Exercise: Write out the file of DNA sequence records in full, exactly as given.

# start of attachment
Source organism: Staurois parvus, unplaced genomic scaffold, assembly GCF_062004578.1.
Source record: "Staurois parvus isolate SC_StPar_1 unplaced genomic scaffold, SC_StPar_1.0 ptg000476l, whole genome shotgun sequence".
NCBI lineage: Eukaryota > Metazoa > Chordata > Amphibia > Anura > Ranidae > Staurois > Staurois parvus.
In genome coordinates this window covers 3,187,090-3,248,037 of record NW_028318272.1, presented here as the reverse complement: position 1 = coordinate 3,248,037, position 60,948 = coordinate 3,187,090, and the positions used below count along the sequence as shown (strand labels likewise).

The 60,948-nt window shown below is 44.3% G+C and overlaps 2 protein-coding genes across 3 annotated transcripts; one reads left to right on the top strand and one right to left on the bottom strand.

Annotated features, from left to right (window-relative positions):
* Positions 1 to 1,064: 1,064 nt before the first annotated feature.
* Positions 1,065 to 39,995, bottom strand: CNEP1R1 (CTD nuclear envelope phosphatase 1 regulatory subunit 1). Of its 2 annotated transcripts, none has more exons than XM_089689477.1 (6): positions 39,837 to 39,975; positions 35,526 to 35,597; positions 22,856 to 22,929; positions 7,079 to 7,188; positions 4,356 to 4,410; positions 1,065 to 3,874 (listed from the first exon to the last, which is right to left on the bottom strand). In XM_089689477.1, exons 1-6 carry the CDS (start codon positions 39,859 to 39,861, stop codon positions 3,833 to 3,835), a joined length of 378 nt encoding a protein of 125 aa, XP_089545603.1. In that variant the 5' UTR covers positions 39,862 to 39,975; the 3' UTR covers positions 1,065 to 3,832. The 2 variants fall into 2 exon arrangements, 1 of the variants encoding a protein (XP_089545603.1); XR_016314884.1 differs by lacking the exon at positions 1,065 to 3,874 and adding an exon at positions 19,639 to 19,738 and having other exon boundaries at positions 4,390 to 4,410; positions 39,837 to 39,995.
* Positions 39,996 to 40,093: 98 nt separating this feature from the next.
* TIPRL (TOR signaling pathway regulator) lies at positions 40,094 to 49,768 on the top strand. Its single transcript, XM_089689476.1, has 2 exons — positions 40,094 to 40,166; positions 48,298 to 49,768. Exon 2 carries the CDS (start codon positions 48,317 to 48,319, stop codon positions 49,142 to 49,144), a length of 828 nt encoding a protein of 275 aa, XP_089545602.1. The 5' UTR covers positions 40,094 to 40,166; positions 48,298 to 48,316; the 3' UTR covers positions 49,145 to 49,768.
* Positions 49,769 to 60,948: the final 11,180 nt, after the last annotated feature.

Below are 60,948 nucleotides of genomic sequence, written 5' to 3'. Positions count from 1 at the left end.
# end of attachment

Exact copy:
Source organism: Staurois parvus, unplaced genomic scaffold, assembly GCF_062004578.1.
Source record: "Staurois parvus isolate SC_StPar_1 unplaced genomic scaffold, SC_StPar_1.0 ptg000476l, whole genome shotgun sequence".
NCBI lineage: Eukaryota > Metazoa > Chordata > Amphibia > Anura > Ranidae > Staurois > Staurois parvus.
In genome coordinates this window covers 3,187,090-3,248,037 of record NW_028318272.1, presented here as the reverse complement: position 1 = coordinate 3,248,037, position 60,948 = coordinate 3,187,090, and the positions used below count along the sequence as shown (strand labels likewise).

The 60,948-nt window shown below is 44.3% G+C and overlaps 2 protein-coding genes across 3 annotated transcripts; one reads left to right on the top strand and one right to left on the bottom strand.

Annotated features, from left to right (window-relative positions):
* Positions 1 to 1,064: 1,064 nt before the first annotated feature.
* Positions 1,065 to 39,995, bottom strand: CNEP1R1 (CTD nuclear envelope phosphatase 1 regulatory subunit 1). Of its 2 annotated transcripts, none has more exons than XM_089689477.1 (6): positions 39,837 to 39,975; positions 35,526 to 35,597; positions 22,856 to 22,929; positions 7,079 to 7,188; positions 4,356 to 4,410; positions 1,065 to 3,874 (listed from the first exon to the last, which is right to left on the bottom strand). In XM_089689477.1, exons 1-6 carry the CDS (start codon positions 39,859 to 39,861, stop codon positions 3,833 to 3,835), a joined length of 378 nt encoding a protein of 125 aa, XP_089545603.1. In that variant the 5' UTR covers positions 39,862 to 39,975; the 3' UTR covers positions 1,065 to 3,832. The 2 variants fall into 2 exon arrangements, 1 of the variants encoding a protein (XP_089545603.1); XR_016314884.1 differs by lacking the exon at positions 1,065 to 3,874 and adding an exon at positions 19,639 to 19,738 and having other exon boundaries at positions 4,390 to 4,410; positions 39,837 to 39,995.
* Positions 39,996 to 40,093: 98 nt separating this feature from the next.
* TIPRL (TOR signaling pathway regulator) lies at positions 40,094 to 49,768 on the top strand. Its single transcript, XM_089689476.1, has 2 exons — positions 40,094 to 40,166; positions 48,298 to 49,768. Exon 2 carries the CDS (start codon positions 48,317 to 48,319, stop codon positions 49,142 to 49,144), a length of 828 nt encoding a protein of 275 aa, XP_089545602.1. The 5' UTR covers positions 40,094 to 40,166; positions 48,298 to 48,316; the 3' UTR covers positions 49,145 to 49,768.
* Positions 49,769 to 60,948: the final 11,180 nt, after the last annotated feature.

Below are 60,948 nucleotides of genomic sequence, written 5' to 3'. Positions count from 1 at the left end.